I have never made any decision leading with, "but, will they like me?" It just never crosses my mind. I know I'll always do the right thing, I'm okay with self-sacrifice in the face of doing the hard thing, and often, both success and happiness require unpopular decision making. Aside from that, there's the typical path that involves college, acquiring massive debt, securing a 9-5 to pay off said debt, securing a life partner, a house purchase, acquiring more debt, kids, acquiring more debt, getting old & death - blah - and that path just wasn't for me. I've always valued freedom and have very little desire to be like my neighbors, friends, or family. I cherish them all for who they are, I am just not wired that way. In a world of mimetic desire, you're either creating the desire (you have what others want) or you're chasing the desire (you want what others have). I desire what I create, and I create what I desire, in a closed system and endless loop. I just wanted to be left alone to create and express myself in each unique way as the moments strike with only myself to worry about, and that's impossible with the cookie-cutter lifestyle. I don't value possessions or status, but I do value luxury, quality, creativity, and freedom. As I went along my life's journey, I realized I'm happy with my life as it is with just my husband, Goldendoodle, and freedom at the center of my universe. I don't want to throw my Zen out of homeostasis, so I've opted out of the traditional model. It's also allowed me to move about freely and not worry if I failed at any stages of my business ventures, I wouldn't be leaving my family destitute. So, the last basic aspect to check in with yourself on is what's MOST appealing to you in everyday life? Do you see yourself married with kids/family being the focal point of your lifestyle? Or do you see yourself as adventurous, unable to "settle' for the typical journey? The typical journey is beautiful and magical in and of itself, it's just not for me! There's always an opportunity later in life to start a family, if and when priorities change, and/or entrepreneurial aspirations are stable and fulfilled.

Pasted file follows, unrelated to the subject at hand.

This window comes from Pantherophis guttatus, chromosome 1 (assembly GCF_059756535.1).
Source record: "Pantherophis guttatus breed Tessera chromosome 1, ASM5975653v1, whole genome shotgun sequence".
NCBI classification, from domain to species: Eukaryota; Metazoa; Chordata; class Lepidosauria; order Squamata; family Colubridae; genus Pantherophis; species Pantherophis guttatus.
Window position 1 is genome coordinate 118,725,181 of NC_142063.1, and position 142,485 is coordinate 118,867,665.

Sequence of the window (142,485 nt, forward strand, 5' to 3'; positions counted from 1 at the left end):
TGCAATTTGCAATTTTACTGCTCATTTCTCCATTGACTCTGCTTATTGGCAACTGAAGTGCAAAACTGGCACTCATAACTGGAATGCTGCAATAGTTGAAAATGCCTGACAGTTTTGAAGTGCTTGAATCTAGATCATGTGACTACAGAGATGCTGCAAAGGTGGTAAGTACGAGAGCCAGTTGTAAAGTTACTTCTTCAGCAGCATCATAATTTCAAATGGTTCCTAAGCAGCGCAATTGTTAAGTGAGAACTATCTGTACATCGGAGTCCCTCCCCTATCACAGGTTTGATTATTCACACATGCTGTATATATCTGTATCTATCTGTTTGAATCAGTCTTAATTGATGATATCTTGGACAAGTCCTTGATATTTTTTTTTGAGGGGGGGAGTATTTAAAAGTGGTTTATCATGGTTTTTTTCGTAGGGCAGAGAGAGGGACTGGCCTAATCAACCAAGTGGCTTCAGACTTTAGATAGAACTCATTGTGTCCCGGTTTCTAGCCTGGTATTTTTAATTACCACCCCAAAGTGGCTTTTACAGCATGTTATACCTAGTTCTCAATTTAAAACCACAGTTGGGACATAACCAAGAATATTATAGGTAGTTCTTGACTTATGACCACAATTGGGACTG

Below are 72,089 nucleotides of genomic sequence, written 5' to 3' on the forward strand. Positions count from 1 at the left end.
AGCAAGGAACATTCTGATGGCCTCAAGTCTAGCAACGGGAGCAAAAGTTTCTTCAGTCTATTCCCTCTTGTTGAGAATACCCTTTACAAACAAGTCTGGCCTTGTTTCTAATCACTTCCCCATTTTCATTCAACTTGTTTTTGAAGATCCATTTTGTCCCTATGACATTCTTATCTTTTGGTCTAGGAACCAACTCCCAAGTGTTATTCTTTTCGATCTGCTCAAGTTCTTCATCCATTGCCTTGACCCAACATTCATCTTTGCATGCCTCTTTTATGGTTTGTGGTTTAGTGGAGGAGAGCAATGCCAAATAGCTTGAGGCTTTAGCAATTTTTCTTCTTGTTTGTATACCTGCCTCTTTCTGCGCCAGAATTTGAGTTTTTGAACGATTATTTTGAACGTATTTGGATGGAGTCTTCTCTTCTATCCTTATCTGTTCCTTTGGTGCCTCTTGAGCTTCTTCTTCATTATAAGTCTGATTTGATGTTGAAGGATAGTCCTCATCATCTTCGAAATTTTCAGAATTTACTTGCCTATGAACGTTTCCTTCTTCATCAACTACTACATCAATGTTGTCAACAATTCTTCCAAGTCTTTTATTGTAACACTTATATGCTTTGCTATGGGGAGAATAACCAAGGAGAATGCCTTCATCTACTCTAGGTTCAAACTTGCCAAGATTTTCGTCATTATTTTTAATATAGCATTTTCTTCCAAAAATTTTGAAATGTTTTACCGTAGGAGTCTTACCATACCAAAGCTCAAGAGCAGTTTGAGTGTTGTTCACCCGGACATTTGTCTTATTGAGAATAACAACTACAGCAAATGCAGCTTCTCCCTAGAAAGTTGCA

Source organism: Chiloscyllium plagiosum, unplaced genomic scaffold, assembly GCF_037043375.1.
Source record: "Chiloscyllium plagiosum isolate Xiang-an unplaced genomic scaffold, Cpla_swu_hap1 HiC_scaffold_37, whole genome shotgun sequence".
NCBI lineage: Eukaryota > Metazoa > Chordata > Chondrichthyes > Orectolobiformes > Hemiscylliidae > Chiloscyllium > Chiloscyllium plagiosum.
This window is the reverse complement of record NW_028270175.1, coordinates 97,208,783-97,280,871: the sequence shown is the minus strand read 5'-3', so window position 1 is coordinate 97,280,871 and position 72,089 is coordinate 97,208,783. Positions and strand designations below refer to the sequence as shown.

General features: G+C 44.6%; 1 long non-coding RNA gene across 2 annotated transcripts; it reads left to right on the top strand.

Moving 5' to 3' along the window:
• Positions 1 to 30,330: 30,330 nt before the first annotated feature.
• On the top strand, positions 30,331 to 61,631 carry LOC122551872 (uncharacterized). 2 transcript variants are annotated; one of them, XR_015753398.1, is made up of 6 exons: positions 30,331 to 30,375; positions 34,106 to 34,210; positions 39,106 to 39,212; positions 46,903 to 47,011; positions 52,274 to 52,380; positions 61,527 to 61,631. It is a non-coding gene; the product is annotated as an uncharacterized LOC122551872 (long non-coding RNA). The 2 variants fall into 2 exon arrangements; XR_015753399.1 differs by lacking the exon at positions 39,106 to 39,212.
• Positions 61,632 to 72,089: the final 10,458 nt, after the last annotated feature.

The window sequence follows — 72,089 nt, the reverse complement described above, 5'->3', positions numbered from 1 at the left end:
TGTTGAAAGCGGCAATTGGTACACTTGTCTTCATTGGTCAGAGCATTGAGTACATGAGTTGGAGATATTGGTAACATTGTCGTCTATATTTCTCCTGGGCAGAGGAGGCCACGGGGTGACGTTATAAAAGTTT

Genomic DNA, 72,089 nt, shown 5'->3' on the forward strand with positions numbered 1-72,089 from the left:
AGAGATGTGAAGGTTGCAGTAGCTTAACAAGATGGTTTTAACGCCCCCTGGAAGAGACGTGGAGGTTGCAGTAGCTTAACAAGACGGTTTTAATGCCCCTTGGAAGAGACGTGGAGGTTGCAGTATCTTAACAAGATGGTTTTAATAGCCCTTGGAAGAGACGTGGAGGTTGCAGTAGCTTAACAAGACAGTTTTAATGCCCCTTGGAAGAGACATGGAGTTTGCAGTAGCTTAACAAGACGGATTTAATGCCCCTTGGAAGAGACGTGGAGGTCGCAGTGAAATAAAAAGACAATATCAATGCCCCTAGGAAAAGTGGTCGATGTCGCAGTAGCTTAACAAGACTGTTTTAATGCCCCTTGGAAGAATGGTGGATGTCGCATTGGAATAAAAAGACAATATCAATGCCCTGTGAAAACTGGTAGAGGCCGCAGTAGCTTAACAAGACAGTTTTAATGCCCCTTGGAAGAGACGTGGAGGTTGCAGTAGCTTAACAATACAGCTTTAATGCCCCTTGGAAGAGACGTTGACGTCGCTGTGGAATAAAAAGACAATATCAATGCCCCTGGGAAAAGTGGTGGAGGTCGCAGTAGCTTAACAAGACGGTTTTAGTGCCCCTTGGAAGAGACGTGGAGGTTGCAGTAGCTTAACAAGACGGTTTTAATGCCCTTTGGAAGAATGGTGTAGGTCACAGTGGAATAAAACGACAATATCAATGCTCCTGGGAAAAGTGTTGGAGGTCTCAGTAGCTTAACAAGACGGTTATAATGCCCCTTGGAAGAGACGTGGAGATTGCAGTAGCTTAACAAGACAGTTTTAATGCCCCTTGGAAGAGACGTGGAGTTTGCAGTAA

Learn more about Erin Woodward and her entrepreneurial journey on her personal website and social media.